Between the Wars - Death and the Sea (Cover Artwork)
Staff Review

Between the Wars

Death and the Sea (2007)

Think Fast!

Fans of the unique, metallic hardcore punk to be found on Between the Wars' Less We Believe EP shouldn't be terribly disappointed with their first full-length, Death and the Sea, but hopefully they'll be wary of the changes. Initial listens seem to reveal little difference between the two, but there are plenty of improvements and progressions heard upon repeat spins that help to mark Death and the Sea as a definite improvement on its predecessor.

Between the Wars still feature the angry, high-pitched, raspy yell of Ensign's Tim Shaw and the intricate, metal-influenced riffs from Bill Henderson, an early guitarist for Thursday. Combined, the two help put forth a sound that's, at times, sort of like the middle ground between Rise Against and Snapcase, if there was one to be found. The band throw in a boatload of tempo changes, as well as complex leads that help Death and the Sea sound more like an early `90s release than standard youth-crew revival. "Death" even closes with dueling, straight-up metal riffs that avoid sounding out of place due to the already metallic tint set in place throughout the album's course.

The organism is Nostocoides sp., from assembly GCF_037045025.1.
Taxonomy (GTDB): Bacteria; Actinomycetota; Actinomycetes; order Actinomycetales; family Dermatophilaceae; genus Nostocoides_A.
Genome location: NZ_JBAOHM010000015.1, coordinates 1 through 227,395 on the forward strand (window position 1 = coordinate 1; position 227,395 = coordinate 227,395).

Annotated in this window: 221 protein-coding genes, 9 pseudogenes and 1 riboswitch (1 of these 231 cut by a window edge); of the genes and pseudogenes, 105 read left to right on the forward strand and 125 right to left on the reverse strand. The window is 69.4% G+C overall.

While Death and the Sea is very solid front to back, a lot of the standouts come right in its midsection. The militantly anti-authoritarian "For Nothing" tears off some serious soloing in its early goings before Shaw chimes in with a wild, punctual vocal flow along with pumping riffs. "No Obligation," about the misgivings and forgiving of children's thoughts, crushes the listener with a pretty pulverizing breakdown, while the band pick it up quickly with an active, energetic tempo in much of the next track, "Beneath the Dead Sky." Stop-start instrumentation makes for a dynamic, attention-grabbing piece in "The Last Drop." But there's also great moments later on, like the groove-oriented "Clenched Fist" and the bold "Cold War" with some of the most insane riffing you'll hear all album.

Death and the Sea strikes a perfect balance -- much of it should please fans of either alum (at least, Ensign fans and fans of Thursday during Henderson's stint that is), but it certainly sounds different enough to understand why its members stepped out of their respective outfits (Henderson also plays in the Procedure and X One Way X) to create this. As a project consisting of some rather busy lads, Between the Wars may not even live out to see the reality of its own namesake, but they've certainly marked their territory with Death and the Sea.

For Nothing
The Meek Shall Inherit Nothing